The selling points of the bus are the low cost and reasonably fast trip into parts of the city not reachable from the Ferry Building. It will never compete with the ferry for those who can use the boat to get to work, because of the difference in the user experience between the two modes.

    • Re: 1 – The commuter buses are doing fine and shouldn’t be changed, save for large package rules (while currently banned, could be changed to say luggage, etc, can only be in the one-seat rows toward the middle of the bus & can’t block the aisle). I’ve been hassled by drivers for taking transit from SFO, for example. There’s no reason for a local Marin-only bus to be high-floor, however, or to ban large loads.

      Re: 2 – Duplicating Route 101 to Novato would do the trick, though without much schedule padding. God help the driver who must endure passengers who missed their ferry b/c of traffic! Rowland might be close enough to ensure punctuality, though that would limit the usefulness of the route outside ferry shuttle service.

      Re: 3 – If the parking lot is full, then it’s being used for storage more than access. Those who can take transit to transit probably will if the lot charged. If the parking lot isn’t full, parking pricing will only be a net loss to ridership, so shouldn’t be applied there.

      • V_Taylor says:

        1. OK, so to untangle a little, GGT buses are all commuter buses on 101. The local service is Marin Transit. Sorry if I misunderstood your original post, but it sounded like you were referring solely to GGT service. I think Marin Transit does use primarily low floor vehicles.

        2. Shuttles to the Ferry must be able to run on time. If it was a few minutes late, I could see holding the boat for it. The other logistical issue is a bus coming in with a ferry-shuttle load of 30 passengers. To insure they can get on the boat, dockside management would have to hold boarding at [capacity-30] to insure that those who took the bus to the boat (behavior we want to encourage) are guaranteed a seat.

        3. I’m not sure which lot you’re referring to. The Larkspur lot is packed to overflowing by 8:15 am, because there is no way to get to the ferry except by car, unless you’re a hale and hearty biker and the weather is at least decent. Why GGF hasn’t been sued for social inequity, I don’t know.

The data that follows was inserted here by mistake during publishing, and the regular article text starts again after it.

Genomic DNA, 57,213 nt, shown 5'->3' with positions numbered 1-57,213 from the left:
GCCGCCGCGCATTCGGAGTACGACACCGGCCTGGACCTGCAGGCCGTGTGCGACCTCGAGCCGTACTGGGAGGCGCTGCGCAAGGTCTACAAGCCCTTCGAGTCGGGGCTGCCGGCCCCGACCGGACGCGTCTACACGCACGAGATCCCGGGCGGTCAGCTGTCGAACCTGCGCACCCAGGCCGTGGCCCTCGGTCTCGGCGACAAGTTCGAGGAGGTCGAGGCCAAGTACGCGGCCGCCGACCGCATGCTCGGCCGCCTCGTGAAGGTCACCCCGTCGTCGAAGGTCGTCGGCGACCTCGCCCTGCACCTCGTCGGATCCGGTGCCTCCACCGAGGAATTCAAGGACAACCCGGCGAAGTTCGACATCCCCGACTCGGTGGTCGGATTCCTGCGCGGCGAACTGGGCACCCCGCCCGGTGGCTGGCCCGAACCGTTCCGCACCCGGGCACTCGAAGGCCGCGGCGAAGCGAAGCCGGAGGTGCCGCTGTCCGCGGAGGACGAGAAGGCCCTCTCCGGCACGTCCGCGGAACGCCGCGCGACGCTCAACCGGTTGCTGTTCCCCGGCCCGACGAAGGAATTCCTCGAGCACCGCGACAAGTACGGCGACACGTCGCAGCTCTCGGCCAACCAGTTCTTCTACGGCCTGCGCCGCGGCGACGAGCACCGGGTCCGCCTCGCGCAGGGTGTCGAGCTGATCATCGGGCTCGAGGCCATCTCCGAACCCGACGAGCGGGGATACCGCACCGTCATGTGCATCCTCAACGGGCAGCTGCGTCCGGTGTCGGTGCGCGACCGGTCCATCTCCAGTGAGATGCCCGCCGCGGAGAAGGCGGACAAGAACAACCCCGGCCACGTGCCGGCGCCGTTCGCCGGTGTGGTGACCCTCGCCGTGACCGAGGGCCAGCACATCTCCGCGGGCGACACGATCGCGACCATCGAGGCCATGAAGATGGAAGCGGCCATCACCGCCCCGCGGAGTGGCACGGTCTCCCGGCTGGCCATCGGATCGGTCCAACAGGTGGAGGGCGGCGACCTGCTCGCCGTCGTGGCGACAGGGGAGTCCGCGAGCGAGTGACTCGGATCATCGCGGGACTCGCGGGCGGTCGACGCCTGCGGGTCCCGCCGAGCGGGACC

As for Park and Ride lots, I don’t think they are full, but I’m not certain, and it probably varies by lot. The very small lots on the 101 corridor at the bus pads do fill up pretty quickly, as does Manzanita, while Marin City will never fill as it’s just huge.
        The primary mode in Marin, as you know, is the car, and our land use pattern reflects that. Until we can get some infill housing going, I believe we need to have an interim system which accommodates people driving to intercept lots and then taking transit on main corridors. It’s fine, and it’s better than trying to provide transit service to sprawl.

        • re: 3 – Yes, I was referring to the park & ride lots along the freeway. Larkspur and, I’m sure, Sausalito, fill up quickly, as do a number of other lots. But something like 68% of Marin’s population lives within a quarter mile of a bus stop, and that goes up into the high 70s for a half-mile. Some of those people could take a local bus to the trunk line and free up space for their transit-bereft fellows.

          • Valerie Taylor says:

            I personally live about 1/4 mile from a bus stop, but unfortunately service at that stop is not useful in getting me to a transit center or to the ferry. As someone commented above, the bus needs to compete with the car. That bus line takes 30 minutes to make what is a 5 minute drive. I suspect many others are in the same situation. Some of GGT’s most successful routes start on collector roads in neighborhoods and then get out onto 101 to SF, thus those passengers have a one-seat ride to the city.

          • Alai says:

            And why would they take the local bus?

            You get a choice: wait for the bus, spend more time, and pay $4 for the round trip– or drive, and park for free. Only the foolish would take the bus, unless they had no other choice. The ridership numbers reflect this.

            Transit can work very well– in situations where it’s more advantageous to take transit than to drive. Often, this is a result of space being at a premium at one or both ends of the journey, such that parking a car is expensive.

            If Marin is committed to providing ample and free parking everywhere, transit will never be competitive. Simple as that.

  8. guess says:

    As a traveler heading to Mill Valley for an upcoming event (not my choice), I must say, your transit system completely sucks. We’re forced to rent a car, because your fixed-schedule bus routes are slow and very poorly timed. There are some events that we absolutely would not be able to get to because the buses simply don’t run (even though said events are on a bus route). And the taxi fare, just for a 2 1/2 mile trip, is $10. Highway robbery, especially in a much less congested suburban area (relative to SF). So, we’re forced to rent a car. And drive to a park and ride from our hotel, so that we can take a bus to SF for sightseeing. You know, since parking isn’t feasible in SF, and the bus service to our hotel (Holiday Inn Mill Valley) is lousy. Funny, even the transit service in my hometown (outer-ring suburb 40 miles from Seattle) is better than your transit service – and I consider that service pretty poor.